Female cats will nearly always be routinely neutered. It is of course possible to let a female have a litter and then carry this out afterwards. However it should be remembered that it is not always possible to find homes for the kittens and there are often unwanted kittens and cats that need good homes. If female cats were left un-neutered they would continue having two litters a year for life.
Male cats should also be routinely neutered to prevent their fighting and wandering tendencies which inevitably lead to either early death or injury by road accidents or from diseases contracted from their life style. Urine marking with its strong odour is also avoided.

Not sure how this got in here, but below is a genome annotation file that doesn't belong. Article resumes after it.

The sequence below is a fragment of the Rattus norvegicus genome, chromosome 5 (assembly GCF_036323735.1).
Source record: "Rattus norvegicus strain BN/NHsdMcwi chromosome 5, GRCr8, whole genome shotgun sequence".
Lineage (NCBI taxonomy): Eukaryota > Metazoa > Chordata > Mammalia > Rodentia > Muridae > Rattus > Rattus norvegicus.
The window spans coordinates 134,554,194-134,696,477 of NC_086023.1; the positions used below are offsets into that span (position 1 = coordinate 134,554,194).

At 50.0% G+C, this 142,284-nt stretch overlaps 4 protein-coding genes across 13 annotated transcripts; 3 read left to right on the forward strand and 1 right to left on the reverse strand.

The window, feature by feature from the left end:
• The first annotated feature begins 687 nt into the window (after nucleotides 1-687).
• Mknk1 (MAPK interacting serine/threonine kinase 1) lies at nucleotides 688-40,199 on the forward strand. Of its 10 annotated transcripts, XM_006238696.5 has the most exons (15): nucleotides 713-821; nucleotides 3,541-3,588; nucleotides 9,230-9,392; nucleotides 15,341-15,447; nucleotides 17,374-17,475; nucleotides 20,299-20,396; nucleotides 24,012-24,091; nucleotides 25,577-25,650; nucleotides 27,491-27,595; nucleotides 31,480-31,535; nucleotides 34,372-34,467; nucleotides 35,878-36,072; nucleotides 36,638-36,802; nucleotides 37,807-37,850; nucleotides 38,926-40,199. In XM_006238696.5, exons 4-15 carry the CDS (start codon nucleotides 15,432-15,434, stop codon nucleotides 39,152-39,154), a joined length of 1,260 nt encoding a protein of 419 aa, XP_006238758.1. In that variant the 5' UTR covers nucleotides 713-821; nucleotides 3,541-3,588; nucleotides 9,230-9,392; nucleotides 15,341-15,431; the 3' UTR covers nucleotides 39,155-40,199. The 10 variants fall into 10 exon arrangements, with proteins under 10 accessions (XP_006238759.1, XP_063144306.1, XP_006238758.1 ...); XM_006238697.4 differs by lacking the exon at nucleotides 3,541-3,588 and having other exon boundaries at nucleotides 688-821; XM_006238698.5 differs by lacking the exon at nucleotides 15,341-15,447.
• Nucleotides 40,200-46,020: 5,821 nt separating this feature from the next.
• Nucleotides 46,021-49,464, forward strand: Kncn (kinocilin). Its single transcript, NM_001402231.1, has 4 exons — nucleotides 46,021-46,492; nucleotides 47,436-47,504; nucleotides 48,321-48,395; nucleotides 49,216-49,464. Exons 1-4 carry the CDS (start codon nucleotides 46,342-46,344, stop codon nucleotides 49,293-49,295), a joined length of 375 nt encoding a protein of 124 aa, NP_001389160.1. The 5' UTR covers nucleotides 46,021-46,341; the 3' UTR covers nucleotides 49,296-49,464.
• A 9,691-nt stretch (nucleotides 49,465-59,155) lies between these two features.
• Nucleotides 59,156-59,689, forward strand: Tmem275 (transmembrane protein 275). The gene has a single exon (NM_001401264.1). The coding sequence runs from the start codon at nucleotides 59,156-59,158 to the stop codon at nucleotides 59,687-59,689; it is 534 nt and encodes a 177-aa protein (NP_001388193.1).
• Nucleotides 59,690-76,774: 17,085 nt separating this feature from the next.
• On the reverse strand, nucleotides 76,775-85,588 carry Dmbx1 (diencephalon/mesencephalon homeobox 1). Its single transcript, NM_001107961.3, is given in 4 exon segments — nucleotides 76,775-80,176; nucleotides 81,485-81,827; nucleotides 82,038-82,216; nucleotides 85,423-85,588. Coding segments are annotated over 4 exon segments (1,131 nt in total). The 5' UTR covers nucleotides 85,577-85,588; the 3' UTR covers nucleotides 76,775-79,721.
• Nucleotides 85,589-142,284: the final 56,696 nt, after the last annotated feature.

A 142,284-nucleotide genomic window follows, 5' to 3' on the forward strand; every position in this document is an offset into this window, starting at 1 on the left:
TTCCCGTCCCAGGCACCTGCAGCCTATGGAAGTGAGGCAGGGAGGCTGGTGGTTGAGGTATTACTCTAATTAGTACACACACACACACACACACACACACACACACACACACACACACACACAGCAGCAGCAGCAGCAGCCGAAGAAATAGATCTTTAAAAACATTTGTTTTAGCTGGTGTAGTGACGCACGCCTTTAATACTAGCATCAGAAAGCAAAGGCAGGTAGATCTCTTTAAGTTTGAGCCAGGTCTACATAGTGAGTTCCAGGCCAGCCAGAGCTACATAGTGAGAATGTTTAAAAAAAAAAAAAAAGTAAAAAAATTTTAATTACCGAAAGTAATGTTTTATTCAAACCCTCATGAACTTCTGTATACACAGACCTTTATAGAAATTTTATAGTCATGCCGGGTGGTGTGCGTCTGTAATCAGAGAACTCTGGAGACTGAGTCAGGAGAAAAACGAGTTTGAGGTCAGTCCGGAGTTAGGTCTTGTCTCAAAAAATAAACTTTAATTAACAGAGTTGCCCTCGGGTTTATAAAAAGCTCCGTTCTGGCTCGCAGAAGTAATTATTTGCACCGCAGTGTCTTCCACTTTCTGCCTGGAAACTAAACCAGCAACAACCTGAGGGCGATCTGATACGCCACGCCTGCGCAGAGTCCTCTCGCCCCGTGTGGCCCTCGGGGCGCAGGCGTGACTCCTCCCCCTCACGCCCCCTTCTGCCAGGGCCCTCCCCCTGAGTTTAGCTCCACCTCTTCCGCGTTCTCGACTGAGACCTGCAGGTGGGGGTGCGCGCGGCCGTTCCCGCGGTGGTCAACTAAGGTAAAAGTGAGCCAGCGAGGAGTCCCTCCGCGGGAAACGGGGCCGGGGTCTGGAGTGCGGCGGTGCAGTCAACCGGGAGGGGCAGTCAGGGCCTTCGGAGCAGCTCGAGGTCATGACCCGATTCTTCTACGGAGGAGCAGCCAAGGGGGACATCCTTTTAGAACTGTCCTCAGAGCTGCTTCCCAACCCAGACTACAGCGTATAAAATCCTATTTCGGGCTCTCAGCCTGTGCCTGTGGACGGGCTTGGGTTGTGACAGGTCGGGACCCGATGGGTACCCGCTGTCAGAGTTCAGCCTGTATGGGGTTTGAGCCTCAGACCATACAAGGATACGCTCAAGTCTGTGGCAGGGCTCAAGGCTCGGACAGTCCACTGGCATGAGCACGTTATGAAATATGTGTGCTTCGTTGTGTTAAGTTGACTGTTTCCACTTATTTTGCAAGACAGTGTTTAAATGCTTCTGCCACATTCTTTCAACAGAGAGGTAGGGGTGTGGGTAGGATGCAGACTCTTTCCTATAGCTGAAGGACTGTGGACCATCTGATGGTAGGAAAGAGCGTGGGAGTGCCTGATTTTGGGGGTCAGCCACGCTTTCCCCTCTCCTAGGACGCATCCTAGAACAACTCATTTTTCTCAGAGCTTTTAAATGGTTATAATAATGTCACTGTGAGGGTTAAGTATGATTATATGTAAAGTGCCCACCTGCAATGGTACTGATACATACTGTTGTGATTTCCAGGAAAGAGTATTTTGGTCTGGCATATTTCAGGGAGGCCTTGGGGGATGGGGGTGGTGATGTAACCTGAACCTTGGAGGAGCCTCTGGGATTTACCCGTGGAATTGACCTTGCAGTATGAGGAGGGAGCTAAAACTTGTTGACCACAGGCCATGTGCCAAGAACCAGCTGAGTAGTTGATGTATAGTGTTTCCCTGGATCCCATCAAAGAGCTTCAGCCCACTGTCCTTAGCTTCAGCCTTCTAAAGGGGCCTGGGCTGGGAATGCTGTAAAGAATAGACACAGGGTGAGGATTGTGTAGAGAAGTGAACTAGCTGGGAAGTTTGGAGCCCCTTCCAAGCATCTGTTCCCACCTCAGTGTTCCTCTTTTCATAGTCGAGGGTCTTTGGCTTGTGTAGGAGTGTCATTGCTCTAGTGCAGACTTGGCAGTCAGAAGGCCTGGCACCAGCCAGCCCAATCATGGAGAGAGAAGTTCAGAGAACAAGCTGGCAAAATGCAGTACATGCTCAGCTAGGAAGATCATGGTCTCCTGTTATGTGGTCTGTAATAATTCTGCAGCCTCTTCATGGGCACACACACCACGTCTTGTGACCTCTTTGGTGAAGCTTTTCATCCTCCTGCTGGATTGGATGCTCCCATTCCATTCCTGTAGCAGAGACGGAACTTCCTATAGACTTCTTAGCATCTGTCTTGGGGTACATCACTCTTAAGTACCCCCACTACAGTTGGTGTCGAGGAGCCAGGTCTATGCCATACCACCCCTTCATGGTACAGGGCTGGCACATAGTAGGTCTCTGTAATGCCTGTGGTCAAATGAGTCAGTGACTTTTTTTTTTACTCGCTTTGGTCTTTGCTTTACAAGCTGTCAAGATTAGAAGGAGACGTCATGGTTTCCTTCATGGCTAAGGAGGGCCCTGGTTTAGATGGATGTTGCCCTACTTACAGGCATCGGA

Bitches are usually neutered to avoid the continued problem of their seasons which occur twice yearly and also to avoid 'false pregnancy' which often occurs 6-8 weeks after the season. Early neutering will significantly reduce the chances of mammary tumours later in life and of course avoid the occurrence of infection of the uterus (pyometra).
Male dogs are most often neutered to avoid behavioural problems such as aggression, wandering and urine marking.
Please do not hesitate to ask for advice on this subject if you have any concerns. The operations involved (castration and hysterectomy) require a general anaesthetic. Hysterectomy is of course a more major surgery and although occasional problems can be encountered the procedure is usually routinely straightforward.